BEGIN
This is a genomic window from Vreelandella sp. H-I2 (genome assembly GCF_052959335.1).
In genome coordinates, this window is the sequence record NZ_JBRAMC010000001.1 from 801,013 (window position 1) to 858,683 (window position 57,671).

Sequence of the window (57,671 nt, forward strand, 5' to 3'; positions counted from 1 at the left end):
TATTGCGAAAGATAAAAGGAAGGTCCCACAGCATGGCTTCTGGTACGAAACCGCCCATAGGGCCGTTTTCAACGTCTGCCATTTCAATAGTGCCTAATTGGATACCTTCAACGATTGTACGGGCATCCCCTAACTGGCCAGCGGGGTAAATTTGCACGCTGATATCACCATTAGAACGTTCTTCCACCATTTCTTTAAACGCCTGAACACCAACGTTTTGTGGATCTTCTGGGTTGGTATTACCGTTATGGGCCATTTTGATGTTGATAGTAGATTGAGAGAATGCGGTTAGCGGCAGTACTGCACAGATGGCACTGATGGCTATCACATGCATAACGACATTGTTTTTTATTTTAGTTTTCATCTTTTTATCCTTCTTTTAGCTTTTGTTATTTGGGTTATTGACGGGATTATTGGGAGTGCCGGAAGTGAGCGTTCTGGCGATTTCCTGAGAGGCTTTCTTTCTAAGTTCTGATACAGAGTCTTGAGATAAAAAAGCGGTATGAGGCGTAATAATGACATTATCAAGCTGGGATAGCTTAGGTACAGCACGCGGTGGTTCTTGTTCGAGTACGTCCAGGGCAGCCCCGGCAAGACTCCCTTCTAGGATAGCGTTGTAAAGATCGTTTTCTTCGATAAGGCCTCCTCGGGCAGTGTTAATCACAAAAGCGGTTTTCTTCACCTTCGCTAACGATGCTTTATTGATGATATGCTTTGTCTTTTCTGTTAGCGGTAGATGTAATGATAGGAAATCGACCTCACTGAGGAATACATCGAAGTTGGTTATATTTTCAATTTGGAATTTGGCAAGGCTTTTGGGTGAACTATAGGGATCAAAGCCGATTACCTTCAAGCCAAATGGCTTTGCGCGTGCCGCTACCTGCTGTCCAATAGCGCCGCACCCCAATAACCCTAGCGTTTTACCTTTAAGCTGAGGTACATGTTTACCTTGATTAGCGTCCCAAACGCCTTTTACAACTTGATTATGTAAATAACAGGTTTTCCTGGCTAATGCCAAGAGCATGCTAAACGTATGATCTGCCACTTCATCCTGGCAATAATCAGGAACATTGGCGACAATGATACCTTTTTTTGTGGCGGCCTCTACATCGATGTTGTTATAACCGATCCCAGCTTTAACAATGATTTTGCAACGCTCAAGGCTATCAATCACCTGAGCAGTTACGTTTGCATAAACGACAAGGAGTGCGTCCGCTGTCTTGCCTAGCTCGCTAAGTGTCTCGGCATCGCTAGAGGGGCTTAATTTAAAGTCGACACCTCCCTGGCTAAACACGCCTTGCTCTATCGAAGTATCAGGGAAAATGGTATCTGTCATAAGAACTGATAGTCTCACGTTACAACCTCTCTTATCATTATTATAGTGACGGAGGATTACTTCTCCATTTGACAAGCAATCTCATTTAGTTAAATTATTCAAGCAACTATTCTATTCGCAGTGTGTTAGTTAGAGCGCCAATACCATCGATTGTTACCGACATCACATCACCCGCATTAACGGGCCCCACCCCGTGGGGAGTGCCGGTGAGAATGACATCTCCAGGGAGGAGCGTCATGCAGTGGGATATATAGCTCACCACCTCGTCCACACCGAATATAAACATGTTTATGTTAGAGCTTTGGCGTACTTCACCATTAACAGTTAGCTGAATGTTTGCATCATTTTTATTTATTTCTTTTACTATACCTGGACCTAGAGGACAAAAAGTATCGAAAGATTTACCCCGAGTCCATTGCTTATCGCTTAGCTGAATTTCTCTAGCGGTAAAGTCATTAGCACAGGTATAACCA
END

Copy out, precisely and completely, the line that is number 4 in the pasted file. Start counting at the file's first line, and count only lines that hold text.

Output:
TATTGCGAAAGATAAAAGGAAGGTCCCACAGCATGGCTTCTGGTACGAAACCGCCCATAGGGCCGTTTTCAACGTCTGCCATTTCAATAGTGCCTAATTGGATACCTTCAACGATTGTACGGGCATCCCCTAACTGGCCAGCGGGGTAAATTTGCACGCTGATATCACCATTAGAACGTTCTTCCACCATTTCTTTAAACGCCTGAACACCAACGTTTTGTGGATCTTCTGGGTTGGTATTACCGTTATGGGCCATTTTGATGTTGATAGTAGATTGAGAGAATGCGGTTAGCGGCAGTACTGCACAGATGGCACTGATGGCTATCACATGCATAACGACATTGTTTTTTATTTTAGTTTTCATCTTTTTATCCTTCTTTTAGCTTTTGTTATTTGGGTTATTGACGGGATTATTGGGAGTGCCGGAAGTGAGCGTTCTGGCGATTTCCTGAGAGGCTTTCTTTCTAAGTTCTGATACAGAGTCTTGAGATAAAAAAGCGGTATGAGGCGTAATAATGACATTATCAAGCTGGGATAGCTTAGGTACAGCACGCGGTGGTTCTTGTTCGAGTACGTCCAGGGCAGCCCCGGCAAGACTCCCTTCTAGGATAGCGTTGTAAAGATCGTTTTCTTCGATAAGGCCTCCTCGGGCAGTGTTAATCACAAAAGCGGTTTTCTTCACCTTCGCTAACGATGCTTTATTGATGATATGCTTTGTCTTTTCTGTTAGCGGTAGATGTAATGATAGGAAATCGACCTCACTGAGGAATACATCGAAGTTGGTTATATTTTCAATTTGGAATTTGGCAAGGCTTTTGGGTGAACTATAGGGATCAAAGCCGATTACCTTCAAGCCAAATGGCTTTGCGCGTGCCGCTACCTGCTGTCCAATAGCGCCGCACCCCAATAACCCTAGCGTTTTACCTTTAAGCTGAGGTACATGTTTACCTTGATTAGCGTCCCAAACGCCTTTTACAACTTGATTATGTAAATAACAGGTTTTCCTGGCTAATGCCAAGAGCATGCTAAACGTATGATCTGCCACTTCATCCTGGCAATAATCAGGAACATTGGCGACAATGATACCTTTTTTTGTGGCGGCCTCTACATCGATGTTGTTATAACCGATCCCAGCTTTAACAATGATTTTGCAACGCTCAAGGCTATCAATCACCTGAGCAGTTACGTTTGCATAAACGACAAGGAGTGCGTCCGCTGTCTTGCCTAGCTCGCTAAGTGTCTCGGCATCGCTAGAGGGGCTTAATTTAAAGTCGACACCTCCCTGGCTAAACACGCCTTGCTCTATCGAAGTATCAGGGAAAATGGTATCTGTCATAAGAACTGATAGTCTCACGTTACAACCTCTCTTATCATTATTATAGTGACGGAGGATTACTTCTCCATTTGACAAGCAATCTCATTTAGTTAAATTATTCAAGCAACTATTCTATTCGCAGTGTGTTAGTTAGAGCGCCAATACCATCGATTGTTACCGACATCACATCACCCGCATTAACGGGCCCCACCCCGTGGGGAGTGCCGGTGAGAATGACATCTCCAGGGAGGAGCGTCATGCAGTGGGATATATAGCTCACCACCTCGTCCACACCGAATATAAACATGTTTATGTTAGAGCTTTGGCGTACTTCACCATTAACAGTTAGCTGAATGTTTGCATCATTTTTATTTATTTCTTTTACTATACCTGGACCTAGAGGACAAAAAGTATCGAAAGATTTACCCCGAGTCCATTGCTTATCGCTTAGCTGAATTTCTCTAGCGGTAAAGTCATTAGCACAGGTATAACCA